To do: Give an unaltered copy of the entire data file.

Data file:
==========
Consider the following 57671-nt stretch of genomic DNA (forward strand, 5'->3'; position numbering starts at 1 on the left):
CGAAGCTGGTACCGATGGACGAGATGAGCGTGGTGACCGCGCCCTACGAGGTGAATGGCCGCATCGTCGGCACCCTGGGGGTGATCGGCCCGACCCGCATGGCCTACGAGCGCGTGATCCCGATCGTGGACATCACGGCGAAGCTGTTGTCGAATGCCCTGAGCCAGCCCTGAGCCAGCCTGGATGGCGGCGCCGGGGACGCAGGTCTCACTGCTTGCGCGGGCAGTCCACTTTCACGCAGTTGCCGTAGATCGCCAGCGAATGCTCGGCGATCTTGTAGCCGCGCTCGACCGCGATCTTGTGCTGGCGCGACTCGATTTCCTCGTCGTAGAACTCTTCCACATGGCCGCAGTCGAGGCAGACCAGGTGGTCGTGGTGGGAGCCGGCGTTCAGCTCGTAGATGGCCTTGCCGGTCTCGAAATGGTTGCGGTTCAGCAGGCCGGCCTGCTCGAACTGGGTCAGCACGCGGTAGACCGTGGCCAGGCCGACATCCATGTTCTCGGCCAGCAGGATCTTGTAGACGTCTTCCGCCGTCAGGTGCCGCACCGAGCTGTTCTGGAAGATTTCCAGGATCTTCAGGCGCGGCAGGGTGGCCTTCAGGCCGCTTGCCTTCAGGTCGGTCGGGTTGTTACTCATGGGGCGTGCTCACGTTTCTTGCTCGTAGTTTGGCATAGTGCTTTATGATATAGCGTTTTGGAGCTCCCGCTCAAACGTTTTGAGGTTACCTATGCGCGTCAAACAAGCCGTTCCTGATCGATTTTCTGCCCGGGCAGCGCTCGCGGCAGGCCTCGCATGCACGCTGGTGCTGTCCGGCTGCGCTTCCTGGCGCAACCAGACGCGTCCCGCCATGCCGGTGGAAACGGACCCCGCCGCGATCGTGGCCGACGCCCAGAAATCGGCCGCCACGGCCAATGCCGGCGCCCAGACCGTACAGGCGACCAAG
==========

Consider the following 57671-nt stretch of genomic DNA (forward strand, 5'->3'; position numbering starts at 1 on the left):
CGAAGCTGGTACCGATGGACGAGATGAGCGTGGTGACCGCGCCCTACGAGGTGAATGGCCGCATCGTCGGCACCCTGGGGGTGATCGGCCCGACCCGCATGGCCTACGAGCGCGTGATCCCGATCGTGGACATCACGGCGAAGCTGTTGTCGAATGCCCTGAGCCAGCCCTGAGCCAGCCTGGATGGCGGCGCCGGGGACGCAGGTCTCACTGCTTGCGCGGGCAGTCCACTTTCACGCAGTTGCCGTAGATCGCCAGCGAATGCTCGGCGATCTTGTAGCCGCGCTCGACCGCGATCTTGTGCTGGCGCGACTCGATTTCCTCGTCGTAGAACTCTTCCACATGGCCGCAGTCGAGGCAGACCAGGTGGTCGTGGTGGGAGCCGGCGTTCAGCTCGTAGATGGCCTTGCCGGTCTCGAAATGGTTGCGGTTCAGCAGGCCGGCCTGCTCGAACTGGGTCAGCACGCGGTAGACCGTGGCCAGGCCGACATCCATGTTCTCGGCCAGCAGGATCTTGTAGACGTCTTCCGCCGTCAGGTGCCGCACCGAGCTGTTCTGGAAGATTTCCAGGATCTTCAGGCGCGGCAGGGTGGCCTTCAGGCCGCTTGCCTTCAGGTCGGTCGGGTTGTTACTCATGGGGCGTGCTCACGTTTCTTGCTCGTAGTTTGGCATAGTGCTTTATGATATAGCGTTTTGGAGCTCCCGCTCAAACGTTTTGAGGTTACCTATGCGCGTCAAACAAGCCGTTCCTGATCGATTTTCTGCCCGGGCAGCGCTCGCGGCAGGCCTCGCATGCACGCTGGTGCTGTCCGGCTGCGCTTCCTGGCGCAACCAGACGCGTCCCGCCATGCCGGTGGAAACGGACCCCGCCGCGATCGTGGCCGACGCCCAGAAATCGGCCGCCACGGCCAATGCCGGCGCCCAGACCGTACAGGCGACCAAG